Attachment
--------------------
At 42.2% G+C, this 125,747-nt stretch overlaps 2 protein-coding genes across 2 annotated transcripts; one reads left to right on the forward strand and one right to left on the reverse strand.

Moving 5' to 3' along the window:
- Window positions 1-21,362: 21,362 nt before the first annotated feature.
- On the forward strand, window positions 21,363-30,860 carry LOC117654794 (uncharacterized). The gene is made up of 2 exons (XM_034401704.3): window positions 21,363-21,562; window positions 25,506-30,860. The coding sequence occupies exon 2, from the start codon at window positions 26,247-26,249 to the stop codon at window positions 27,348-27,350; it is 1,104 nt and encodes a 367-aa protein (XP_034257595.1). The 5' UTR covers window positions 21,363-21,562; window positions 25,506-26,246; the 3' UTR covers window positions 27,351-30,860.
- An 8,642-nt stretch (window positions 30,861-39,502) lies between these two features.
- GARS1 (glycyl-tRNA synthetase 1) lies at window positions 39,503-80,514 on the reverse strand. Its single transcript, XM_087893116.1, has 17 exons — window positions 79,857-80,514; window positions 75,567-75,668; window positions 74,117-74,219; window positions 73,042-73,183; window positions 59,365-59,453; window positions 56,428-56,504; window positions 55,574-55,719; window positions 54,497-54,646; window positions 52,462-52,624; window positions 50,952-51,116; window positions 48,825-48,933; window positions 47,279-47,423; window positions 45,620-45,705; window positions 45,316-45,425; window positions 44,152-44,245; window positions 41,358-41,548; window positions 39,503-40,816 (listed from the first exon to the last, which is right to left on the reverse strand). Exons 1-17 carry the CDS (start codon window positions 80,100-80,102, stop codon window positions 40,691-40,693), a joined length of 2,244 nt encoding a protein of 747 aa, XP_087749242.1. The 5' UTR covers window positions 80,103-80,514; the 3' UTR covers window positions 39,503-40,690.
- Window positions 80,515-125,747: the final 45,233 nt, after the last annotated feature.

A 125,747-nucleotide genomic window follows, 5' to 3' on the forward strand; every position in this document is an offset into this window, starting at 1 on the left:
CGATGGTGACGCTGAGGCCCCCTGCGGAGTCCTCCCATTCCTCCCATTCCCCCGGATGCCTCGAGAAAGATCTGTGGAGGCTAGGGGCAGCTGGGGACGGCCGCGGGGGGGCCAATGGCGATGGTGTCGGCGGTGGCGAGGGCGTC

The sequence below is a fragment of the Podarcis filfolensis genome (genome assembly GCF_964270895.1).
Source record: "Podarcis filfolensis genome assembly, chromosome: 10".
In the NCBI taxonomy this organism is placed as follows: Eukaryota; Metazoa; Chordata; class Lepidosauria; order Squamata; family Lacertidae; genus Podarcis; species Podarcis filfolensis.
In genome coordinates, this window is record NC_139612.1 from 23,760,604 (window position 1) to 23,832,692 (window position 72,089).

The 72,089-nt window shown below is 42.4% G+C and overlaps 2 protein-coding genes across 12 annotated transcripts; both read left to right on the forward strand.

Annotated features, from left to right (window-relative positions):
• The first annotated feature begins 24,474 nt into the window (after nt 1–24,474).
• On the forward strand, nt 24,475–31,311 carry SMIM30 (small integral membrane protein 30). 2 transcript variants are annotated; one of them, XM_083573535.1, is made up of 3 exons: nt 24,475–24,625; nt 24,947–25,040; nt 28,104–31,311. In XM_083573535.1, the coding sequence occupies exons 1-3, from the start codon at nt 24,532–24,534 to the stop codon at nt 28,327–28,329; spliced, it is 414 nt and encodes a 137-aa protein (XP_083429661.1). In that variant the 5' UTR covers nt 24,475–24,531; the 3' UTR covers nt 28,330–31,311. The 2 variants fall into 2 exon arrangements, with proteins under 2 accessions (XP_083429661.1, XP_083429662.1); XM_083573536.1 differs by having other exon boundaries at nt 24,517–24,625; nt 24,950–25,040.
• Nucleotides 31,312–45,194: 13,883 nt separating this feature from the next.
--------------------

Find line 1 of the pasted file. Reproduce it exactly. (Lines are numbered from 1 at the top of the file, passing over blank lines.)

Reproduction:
At 42.2% G+C, this 125,747-nt stretch overlaps 2 protein-coding genes across 2 annotated transcripts; one reads left to right on the forward strand and one right to left on the reverse strand.